Forgotten, but Not Gone: Recovering Memories of Emotional Stories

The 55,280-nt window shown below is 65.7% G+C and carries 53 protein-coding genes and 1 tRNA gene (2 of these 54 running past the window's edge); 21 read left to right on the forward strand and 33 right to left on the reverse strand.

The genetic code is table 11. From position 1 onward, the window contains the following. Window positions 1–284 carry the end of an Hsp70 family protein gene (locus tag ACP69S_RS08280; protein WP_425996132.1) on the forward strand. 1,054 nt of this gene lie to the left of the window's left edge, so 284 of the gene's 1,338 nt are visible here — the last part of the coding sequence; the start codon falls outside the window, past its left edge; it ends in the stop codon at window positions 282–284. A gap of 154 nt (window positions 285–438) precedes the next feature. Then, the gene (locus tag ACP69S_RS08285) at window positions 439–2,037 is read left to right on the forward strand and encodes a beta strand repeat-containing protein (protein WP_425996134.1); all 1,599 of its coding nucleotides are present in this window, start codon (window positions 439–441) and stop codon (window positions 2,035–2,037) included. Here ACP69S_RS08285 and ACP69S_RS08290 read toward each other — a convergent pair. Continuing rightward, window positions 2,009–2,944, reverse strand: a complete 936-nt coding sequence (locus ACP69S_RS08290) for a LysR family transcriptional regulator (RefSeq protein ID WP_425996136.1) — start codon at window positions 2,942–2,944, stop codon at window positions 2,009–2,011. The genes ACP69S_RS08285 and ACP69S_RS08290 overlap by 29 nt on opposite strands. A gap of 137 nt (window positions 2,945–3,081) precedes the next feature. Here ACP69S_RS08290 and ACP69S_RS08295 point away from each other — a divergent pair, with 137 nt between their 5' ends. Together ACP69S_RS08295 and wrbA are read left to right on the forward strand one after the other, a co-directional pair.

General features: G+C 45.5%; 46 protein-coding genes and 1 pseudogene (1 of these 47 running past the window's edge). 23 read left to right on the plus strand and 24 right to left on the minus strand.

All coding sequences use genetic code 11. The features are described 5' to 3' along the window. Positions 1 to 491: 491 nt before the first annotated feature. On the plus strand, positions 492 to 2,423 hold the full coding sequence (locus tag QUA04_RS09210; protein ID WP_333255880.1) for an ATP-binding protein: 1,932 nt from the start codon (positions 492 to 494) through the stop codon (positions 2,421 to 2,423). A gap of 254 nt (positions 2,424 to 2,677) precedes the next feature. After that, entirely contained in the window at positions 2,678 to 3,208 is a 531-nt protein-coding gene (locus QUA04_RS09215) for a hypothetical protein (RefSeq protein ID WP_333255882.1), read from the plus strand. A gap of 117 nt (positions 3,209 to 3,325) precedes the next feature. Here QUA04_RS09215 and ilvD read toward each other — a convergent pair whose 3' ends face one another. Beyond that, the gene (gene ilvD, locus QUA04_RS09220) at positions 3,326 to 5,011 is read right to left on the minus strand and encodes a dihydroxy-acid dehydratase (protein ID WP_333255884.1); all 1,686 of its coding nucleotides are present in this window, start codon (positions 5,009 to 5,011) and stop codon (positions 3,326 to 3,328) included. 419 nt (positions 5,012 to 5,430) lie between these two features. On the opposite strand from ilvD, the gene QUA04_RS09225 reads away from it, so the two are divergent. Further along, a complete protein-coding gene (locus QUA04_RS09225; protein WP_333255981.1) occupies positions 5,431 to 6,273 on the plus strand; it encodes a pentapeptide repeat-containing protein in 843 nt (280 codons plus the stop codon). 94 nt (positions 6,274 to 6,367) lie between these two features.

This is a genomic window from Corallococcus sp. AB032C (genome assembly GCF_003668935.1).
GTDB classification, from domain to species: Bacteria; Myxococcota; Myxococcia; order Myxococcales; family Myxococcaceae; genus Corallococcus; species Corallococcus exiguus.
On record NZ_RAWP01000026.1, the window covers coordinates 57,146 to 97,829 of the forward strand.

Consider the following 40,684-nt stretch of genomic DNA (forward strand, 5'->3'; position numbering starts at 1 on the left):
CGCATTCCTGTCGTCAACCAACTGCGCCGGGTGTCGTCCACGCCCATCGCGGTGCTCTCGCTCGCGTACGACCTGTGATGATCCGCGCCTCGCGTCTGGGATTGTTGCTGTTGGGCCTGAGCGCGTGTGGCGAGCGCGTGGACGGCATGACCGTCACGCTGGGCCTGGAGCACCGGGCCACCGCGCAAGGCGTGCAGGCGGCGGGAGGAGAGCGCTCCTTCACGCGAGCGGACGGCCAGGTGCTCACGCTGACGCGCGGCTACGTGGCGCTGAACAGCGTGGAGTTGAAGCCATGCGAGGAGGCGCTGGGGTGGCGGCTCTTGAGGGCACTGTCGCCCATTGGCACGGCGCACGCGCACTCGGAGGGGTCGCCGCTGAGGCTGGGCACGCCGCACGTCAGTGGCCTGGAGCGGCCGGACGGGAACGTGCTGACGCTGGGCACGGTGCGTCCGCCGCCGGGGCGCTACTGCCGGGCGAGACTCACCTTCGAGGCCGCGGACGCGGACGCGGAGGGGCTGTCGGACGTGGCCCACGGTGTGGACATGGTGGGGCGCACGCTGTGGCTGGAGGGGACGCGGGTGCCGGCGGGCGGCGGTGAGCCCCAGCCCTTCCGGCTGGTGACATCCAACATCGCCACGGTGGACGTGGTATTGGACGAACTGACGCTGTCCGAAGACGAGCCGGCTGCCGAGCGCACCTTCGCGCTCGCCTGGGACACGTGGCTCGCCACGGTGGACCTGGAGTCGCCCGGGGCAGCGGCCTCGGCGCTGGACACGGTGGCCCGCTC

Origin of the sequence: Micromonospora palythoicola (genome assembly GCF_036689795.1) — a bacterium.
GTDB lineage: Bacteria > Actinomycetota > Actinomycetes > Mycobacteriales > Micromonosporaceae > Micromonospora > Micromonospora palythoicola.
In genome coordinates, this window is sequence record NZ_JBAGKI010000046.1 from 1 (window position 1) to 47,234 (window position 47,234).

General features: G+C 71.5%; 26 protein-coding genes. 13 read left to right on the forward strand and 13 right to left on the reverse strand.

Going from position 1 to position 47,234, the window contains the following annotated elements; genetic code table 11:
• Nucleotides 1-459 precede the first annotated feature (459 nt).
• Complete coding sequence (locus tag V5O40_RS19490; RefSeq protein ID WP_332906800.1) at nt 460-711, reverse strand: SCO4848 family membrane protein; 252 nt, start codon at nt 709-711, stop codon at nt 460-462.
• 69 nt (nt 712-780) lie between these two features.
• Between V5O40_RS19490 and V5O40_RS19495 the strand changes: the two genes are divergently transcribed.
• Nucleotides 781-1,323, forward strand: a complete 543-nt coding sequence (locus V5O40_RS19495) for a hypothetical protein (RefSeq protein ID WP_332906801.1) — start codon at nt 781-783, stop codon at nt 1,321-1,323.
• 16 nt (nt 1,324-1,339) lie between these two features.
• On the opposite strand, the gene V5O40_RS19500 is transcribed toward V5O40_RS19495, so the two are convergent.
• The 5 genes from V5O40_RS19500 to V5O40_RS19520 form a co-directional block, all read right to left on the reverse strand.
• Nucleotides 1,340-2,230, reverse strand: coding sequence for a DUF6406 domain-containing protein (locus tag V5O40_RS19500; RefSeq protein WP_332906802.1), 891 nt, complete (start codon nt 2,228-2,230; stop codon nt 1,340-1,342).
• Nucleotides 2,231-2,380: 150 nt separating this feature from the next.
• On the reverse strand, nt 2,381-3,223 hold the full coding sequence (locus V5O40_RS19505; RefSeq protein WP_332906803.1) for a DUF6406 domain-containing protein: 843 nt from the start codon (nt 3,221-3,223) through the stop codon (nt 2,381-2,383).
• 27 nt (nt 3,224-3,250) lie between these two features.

Laboratory methods for studying memory blocking and recovery include directed forgetting, retrieval-induced forgetting, and retrieval bias or memory blocking procedures. These methods primarily use word lists. For example, striking, reversible forgetting effects have been reported for both emotional (e.g., expletives) and non-emotional (e.g., tools) categorized lists of words. The present study examined forgetting and recovery of richer, more episodic materials. Participants studied a series of brief narrative passages varying in emotional intensity, such as a vignette involving torture or child abuse (emotional) vs. vignettes about cycling or insects (non-emotional). Free recall of the 1-word titles of the vignettes (e.g., Torture, Cyclist) showed a strong memory blocking effect, and cues from the stories on a subsequent cued recall test reversed the effect. In a second experiment, vignette-related pictures inserted into an incidental picture naming task triggered some recovery of initially forgotten vignettes, as shown on a post-test. Both emotional and non-emotional stories were susceptible to this reversible memory blocking effect.